Japanese Officials Ignored or Concealed Dangers
If such a quake struck, electrical power could fail, along with backup generators, crippling the cooling system, the lawyers predicted. The reactors would then suffer a meltdown and start spewing radiation into the air and sea. Tens of thousands in the area would be forced to flee.
Although the predictions sound eerily like the sequence of events at the Fukushima Daiichi plant following the March 11 earthquake and tsunami, the lawsuit was filed nearly a decade ago to shut down another plant, long considered the most dangerous in Japan — the Hamaoka station.
It was one of several quixotic legal battles waged — and lost — in a long and largely futile attempt to improve nuclear safety and force Japan’s power companies, nuclear regulators, and courts to confront the dangers posed by earthquakes and tsunamis on some of the world’s most seismically active ground.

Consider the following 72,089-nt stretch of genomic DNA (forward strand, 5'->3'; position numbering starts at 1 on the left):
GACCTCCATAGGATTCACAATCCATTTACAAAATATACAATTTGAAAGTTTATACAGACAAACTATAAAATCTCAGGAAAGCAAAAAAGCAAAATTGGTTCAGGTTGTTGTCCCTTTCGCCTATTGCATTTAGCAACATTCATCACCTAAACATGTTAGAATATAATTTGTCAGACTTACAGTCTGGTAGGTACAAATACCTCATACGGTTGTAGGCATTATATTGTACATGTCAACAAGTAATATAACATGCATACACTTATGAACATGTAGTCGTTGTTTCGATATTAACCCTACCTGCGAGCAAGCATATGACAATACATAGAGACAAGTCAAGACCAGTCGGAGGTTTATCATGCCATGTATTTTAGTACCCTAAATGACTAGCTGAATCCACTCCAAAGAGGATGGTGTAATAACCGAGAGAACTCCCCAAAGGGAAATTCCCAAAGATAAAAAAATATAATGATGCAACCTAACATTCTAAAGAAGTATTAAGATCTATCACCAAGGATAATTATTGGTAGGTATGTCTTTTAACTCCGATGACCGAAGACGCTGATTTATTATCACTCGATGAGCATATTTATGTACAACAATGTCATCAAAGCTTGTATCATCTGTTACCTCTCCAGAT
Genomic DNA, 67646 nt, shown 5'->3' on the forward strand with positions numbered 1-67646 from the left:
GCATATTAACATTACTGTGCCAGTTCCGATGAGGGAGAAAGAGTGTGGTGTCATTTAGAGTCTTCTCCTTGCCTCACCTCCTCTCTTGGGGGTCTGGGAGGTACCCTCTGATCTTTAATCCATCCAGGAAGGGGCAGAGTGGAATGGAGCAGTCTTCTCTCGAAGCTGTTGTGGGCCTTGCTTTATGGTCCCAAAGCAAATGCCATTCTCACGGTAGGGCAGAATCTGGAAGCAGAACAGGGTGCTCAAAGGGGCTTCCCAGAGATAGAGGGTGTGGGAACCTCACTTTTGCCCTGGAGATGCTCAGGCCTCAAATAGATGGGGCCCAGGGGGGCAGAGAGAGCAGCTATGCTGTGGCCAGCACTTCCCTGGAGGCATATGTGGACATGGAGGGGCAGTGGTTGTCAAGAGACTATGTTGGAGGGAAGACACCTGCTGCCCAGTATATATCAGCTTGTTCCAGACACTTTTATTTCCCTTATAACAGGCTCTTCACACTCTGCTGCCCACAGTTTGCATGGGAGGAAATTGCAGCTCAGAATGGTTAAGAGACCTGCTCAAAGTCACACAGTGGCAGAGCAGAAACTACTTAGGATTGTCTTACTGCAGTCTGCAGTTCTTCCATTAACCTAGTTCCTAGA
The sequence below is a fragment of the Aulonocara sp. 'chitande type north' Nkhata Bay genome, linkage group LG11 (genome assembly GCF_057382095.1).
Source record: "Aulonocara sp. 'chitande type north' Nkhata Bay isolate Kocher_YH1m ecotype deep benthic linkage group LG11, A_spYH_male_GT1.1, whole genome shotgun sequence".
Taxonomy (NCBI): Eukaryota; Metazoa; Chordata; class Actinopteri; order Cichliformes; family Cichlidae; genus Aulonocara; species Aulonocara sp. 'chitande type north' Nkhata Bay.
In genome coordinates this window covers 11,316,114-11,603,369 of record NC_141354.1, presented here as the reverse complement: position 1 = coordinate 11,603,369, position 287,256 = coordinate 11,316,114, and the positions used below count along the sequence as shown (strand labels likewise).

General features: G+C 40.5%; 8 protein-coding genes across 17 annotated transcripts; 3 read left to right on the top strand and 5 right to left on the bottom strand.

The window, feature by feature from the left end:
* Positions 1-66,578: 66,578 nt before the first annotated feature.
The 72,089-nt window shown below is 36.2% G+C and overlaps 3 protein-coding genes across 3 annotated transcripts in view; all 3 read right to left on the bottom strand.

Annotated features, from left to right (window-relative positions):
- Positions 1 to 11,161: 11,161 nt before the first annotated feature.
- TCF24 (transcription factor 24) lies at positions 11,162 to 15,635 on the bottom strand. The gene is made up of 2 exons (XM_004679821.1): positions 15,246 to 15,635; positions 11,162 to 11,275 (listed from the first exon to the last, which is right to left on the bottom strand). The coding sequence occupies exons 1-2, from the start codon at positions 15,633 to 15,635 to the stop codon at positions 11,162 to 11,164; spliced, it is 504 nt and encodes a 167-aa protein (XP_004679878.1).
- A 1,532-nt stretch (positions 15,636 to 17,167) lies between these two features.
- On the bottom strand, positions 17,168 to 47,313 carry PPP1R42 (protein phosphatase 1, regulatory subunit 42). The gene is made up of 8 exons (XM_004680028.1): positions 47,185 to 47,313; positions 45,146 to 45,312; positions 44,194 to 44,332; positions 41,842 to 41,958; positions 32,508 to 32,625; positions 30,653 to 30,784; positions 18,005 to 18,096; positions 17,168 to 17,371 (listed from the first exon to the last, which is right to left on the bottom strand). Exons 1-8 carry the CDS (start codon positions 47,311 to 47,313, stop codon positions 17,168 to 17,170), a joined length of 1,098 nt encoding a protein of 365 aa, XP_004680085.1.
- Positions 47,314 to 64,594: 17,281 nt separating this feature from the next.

The lawsuits reveal a disturbing pattern in which operators underestimated or hid seismic dangers to avoid costly upgrades and keep operating. And the fact that virtually all these suits lost reinforces the widespread belief in Japan that a culture of collusion supporting nuclear power, including the government, nuclear regulators and plant operators, extends to the courts as well.